The men who assassinated dissident Saudi journalist Jamal Khashoggi flew in private jets owned by a company recently seized by Saudi Crown Prince Mohammed bin Salman, CNN reported, citing documents seen by the network.
The documents were reportedly labeled “Top Secret” and filed in connection with a Canadian civil lawsuit. In documents seen by CNN, a Saudi minister relayed an order from the crown prince to “immediately approve the completion of the procedures necessary to” transfer ownership of the company, Sky Prime Aviation.
The document outlined a procedure by which ownership of the company was to be transferred to the country’s sovereign wealth fund in 2017, chaired by the crown prince. The killers then used the planes to kill Khashoggi in October 2018, according to CNN.
Khashoggi died in Istanbul, Tukey, in 2018 after he was ambushed at the Saudi consulate and dismembered.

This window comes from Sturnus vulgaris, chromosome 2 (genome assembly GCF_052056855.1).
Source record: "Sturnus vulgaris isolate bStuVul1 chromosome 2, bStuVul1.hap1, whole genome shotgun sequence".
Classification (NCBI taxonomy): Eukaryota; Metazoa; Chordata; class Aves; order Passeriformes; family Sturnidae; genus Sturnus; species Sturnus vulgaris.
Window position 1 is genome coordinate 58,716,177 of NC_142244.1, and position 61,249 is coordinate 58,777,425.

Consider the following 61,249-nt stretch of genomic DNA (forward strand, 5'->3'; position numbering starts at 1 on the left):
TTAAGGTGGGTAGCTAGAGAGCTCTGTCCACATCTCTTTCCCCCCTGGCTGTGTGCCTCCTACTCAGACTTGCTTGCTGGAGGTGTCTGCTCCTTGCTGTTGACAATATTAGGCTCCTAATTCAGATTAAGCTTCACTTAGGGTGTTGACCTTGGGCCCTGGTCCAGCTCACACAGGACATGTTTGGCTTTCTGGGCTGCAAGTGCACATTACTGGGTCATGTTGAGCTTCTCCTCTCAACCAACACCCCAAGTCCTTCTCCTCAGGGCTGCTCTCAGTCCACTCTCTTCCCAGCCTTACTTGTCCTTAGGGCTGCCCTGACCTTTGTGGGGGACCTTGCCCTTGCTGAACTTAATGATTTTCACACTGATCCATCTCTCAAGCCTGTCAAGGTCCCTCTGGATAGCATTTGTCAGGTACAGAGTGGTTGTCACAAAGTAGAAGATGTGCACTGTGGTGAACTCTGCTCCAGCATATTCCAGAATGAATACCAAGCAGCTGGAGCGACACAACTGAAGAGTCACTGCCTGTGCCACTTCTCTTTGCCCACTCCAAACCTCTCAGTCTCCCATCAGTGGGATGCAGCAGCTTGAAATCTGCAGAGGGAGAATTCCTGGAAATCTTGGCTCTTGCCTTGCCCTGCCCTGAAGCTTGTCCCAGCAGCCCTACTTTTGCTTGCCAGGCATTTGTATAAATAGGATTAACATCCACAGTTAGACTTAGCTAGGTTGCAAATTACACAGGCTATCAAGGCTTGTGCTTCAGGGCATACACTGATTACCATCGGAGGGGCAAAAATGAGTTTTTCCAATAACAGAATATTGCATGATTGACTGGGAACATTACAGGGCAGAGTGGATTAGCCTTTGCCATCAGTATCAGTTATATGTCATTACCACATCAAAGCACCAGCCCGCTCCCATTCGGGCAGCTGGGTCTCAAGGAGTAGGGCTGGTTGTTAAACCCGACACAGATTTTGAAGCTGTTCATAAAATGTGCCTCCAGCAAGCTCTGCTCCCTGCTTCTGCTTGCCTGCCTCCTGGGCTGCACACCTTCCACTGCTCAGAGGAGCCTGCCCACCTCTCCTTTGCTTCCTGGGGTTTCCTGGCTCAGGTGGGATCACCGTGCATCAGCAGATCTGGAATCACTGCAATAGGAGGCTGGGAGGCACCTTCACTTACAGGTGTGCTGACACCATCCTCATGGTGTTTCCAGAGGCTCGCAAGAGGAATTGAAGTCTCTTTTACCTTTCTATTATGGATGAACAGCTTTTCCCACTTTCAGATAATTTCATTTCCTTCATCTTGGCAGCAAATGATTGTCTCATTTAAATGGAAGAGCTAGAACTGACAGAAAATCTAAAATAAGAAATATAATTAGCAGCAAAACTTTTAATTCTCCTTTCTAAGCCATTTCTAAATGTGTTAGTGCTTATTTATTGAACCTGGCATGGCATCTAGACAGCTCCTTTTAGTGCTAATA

Mohammed bin Salman “would have been tracking [the company] and he would have been aware of how it was used, “Dan Hoffman, former director of the CIA’s Middle East Division, told the network.” And it’s more potential evidence that he was aware of this. What has always been the dispute. This is just one more proof of that. “
“Any evidence that basically links [Mohammed bin Salman] and others, especially online, which we think is extremely important, ”Faisal Gill, who represents Khashoggi’s ex-fiancée in a federal lawsuit against the crown prince and several co-defendants, told CNN.
Numerous intelligence agencies, including the CIA, have concluded that the crown prince ordered the murder of The Washington Post journalist.
Bin Salman has continued to deny giving the order, but has said he was “responsible” for Khashoggi’s death. The Biden administration is set to declassify a report on the murder in the near future, possibly as soon as this week.
President BidenJoe BidenHoyer: House To Vote On COVID-19 Relief Bill On Friday Pence Meets With Senior GOP Study Committee Members Powell Rejects GOP Inflation Fears MORE he is ready to discuss the matter over the phone with King Salman of Saudi Arabia in place of his son, the de facto ruler of the kingdom.
The Hill has reached out to the Saudi Arabian embassy in Washington for comment.